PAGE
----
5. Know your strengths

Now, define which characteristics set your product apart from other offerings on the market. A tiny detail may impact your customer’s choice, so don’t overlook things like attractive design and better user experience.

Domino’s pizza app, for example, offers zero-click ordering: an order is placed automatically when you open an app, which is their competitive advantage. It takes one click to cancel, though.

6. Come up with a value offering

Think why your customers will choose your solution among other options. What are the unique functions no app on the market performs? These will be the very features that you choose to showcase. Understanding what makes your product one of a kind, will help in MVP feature prioritization.

One way or the other, it always makes sense to consider your customers’ needs when prioritizing one feature over the other.

MVP feature prioritization models

There is no general rule as to how to categorize software features, yet, there are several methods and approaches that developers use in order to complete this task. Below are the top product feature prioritization methods.

1. Feature Priority Matrix

This simple tool helps you envision which features to prioritize in your app. The matrix has two axes, and the factors, along which the features are rated include

  • Effort — how resource intensive does the implementation of this feature appear.
  • Impact — how valuable it is to your clients and how impactful it is from a business perspective.
  • Risk — how potentially difficult it will be to implement this feature.

Next, place your MVP features in 4 categories:

  • Must-haves — the absolutely necessary and the most low-risk functions.
  • Can-be-dones — the not so impactful ones that may be introduced in the later MVP versions.
  • Nice-to-haves — not particularly impactful, these characteristics set your product apart from the others. The costs and risks of their development, however, render them improper for an MVP, so they should be included in the next version.
  • Waste of time — both high-risk and low impact features.

Surely, after the first MVP release when you get users’ reviews, you may reconsider the features and place them in different categories.

2. Feature Buckets

This is another categorization technique used by developers looking at how to prioritize software features. The categories are called ‘buckets’, and features are split into three main types:

  • Customer requests — the functions that users were specifically asking for, for example, a recording option in a video chat app.
  • Metric movers — these features will enhance your app metrics, such as user engagement, customer satisfaction, and income. This bucket will contain the most valuable features, so it should be filled correctly.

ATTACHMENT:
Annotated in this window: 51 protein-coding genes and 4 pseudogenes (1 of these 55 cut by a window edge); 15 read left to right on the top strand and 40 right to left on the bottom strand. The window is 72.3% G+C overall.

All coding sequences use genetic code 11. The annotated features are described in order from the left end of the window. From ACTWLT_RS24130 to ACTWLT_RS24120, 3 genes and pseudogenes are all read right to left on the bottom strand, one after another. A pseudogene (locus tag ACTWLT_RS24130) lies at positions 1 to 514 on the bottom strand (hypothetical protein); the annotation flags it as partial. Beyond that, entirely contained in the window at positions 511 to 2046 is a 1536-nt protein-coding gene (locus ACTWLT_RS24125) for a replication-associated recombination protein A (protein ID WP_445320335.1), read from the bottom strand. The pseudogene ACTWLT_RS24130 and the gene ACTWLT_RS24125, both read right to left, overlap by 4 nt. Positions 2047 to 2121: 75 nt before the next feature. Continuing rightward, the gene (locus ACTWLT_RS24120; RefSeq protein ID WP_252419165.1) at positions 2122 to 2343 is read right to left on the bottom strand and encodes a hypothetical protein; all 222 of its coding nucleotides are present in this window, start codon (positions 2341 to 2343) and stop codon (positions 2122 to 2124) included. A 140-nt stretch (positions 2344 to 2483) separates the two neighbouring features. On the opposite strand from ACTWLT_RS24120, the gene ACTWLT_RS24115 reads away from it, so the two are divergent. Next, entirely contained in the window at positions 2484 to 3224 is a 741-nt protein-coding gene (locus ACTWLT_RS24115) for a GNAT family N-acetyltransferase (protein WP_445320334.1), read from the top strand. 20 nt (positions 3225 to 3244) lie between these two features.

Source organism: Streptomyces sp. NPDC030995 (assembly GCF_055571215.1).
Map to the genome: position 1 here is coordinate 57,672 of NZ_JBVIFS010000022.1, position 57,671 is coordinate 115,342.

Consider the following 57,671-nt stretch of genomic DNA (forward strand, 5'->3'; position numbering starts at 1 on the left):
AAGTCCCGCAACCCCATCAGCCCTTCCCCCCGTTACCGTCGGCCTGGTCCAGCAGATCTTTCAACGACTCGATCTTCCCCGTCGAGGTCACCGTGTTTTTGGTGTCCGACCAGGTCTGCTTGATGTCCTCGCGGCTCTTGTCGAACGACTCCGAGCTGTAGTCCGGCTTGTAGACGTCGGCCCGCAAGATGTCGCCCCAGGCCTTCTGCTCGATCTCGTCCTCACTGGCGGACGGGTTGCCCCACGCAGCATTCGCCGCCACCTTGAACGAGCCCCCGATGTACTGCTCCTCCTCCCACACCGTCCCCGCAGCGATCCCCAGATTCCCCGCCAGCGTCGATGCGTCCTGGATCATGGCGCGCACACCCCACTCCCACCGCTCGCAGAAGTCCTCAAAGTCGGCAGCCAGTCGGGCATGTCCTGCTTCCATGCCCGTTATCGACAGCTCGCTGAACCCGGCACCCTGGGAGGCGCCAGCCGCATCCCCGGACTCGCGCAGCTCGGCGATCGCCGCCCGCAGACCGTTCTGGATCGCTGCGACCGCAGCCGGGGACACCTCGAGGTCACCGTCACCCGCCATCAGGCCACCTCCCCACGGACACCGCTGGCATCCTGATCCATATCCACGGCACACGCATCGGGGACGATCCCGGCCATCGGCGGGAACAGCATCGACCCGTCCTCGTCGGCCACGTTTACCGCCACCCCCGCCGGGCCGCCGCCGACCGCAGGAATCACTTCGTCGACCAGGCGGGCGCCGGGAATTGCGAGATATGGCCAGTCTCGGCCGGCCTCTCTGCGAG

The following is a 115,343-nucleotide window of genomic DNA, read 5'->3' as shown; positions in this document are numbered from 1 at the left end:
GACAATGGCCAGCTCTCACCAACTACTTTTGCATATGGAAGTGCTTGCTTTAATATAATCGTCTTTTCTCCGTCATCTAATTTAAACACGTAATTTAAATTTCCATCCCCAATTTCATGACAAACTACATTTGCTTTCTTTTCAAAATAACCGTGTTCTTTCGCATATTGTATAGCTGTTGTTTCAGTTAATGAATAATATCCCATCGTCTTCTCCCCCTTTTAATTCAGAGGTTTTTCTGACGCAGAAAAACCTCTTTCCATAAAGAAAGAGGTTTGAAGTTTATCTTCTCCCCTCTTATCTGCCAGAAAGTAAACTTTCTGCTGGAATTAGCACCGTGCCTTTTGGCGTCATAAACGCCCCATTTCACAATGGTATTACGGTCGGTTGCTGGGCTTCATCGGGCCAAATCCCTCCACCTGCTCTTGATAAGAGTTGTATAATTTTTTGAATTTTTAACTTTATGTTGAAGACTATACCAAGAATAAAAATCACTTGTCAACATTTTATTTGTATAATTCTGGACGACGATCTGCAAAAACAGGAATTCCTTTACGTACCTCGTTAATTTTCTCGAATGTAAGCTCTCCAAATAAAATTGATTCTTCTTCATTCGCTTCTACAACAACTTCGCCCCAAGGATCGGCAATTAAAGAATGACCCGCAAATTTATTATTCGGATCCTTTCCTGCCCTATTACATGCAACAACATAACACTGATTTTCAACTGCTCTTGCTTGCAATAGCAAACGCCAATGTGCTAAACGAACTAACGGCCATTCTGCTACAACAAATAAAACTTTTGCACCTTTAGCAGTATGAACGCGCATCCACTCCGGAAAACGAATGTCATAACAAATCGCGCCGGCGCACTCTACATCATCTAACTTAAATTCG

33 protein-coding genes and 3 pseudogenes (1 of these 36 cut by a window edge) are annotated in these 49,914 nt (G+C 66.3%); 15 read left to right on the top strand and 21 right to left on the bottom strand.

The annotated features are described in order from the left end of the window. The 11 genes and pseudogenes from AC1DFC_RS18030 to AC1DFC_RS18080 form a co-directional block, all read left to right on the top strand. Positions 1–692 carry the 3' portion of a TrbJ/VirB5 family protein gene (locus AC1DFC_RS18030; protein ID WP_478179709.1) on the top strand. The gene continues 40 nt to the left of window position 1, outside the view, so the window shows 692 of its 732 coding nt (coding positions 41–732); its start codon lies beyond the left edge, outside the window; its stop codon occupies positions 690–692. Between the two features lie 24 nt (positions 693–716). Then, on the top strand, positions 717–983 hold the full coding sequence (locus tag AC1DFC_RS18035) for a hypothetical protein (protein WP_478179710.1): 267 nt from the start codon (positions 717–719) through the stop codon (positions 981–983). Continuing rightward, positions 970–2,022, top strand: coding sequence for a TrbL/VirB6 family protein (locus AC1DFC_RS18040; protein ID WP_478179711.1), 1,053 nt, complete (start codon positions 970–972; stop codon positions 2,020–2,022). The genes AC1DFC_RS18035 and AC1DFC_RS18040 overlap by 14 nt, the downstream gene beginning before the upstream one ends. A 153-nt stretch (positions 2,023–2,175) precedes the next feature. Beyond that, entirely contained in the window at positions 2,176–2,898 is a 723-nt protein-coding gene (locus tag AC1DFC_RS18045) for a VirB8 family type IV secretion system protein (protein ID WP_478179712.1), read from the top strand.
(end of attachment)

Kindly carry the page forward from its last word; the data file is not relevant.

• Delights — minor, yet attractive features, such as unique stickers or emojis.

3. MosCoW Matrix

This model is also frequently used for prioritizing features for an MVP. Just like the above models, it splits the product features into logical subcategories:

  • Must-haves. These are the main features of your product that, basically, make it viable. Without these features, your app would not work, or their absence would compromise its security.
  • Should-haves. Less critical, but still quite important functions. Your MVP will work without them, but still, you wouldn’t want to leave them out.
  • Could-haves. These are the cute little add-ons that give your MVP a distinct personality, yet, your early product version could easily do without them.
  • Not this time. These are the features that you’re absolutely sure won’t appear in your MVP version, but you plan to implement them in the final version of your app.

4. Kano model

The user-oriented approach to prioritize product features on an MVP. The attributes it sets for defining the MVP features list include

  • Threshold — features that ensure the operability of your app and are the ones most expected by users.
  • Performance — these features aren’t mandatory, but will substantially enhance user experience.
  • Excitement — features that users do not expect, aimed to generate excitement.

To apply this model, you will need to run some customer surveys and do some research. The findings will enable you to apply the Kano model and prioritize the features of your MVP. Make sure you implement all the required threshold functionalities as well as some of the performance and excitement features. Exclude the factors that evoke dissatisfaction and indifference.

5. Relative Weighting Prioritization

This technique uses the combination of the two previous methods to define the value of each particular MVP feature. The value is calculated numerically, so the development team gets an instant understanding of exactly how important each feature is.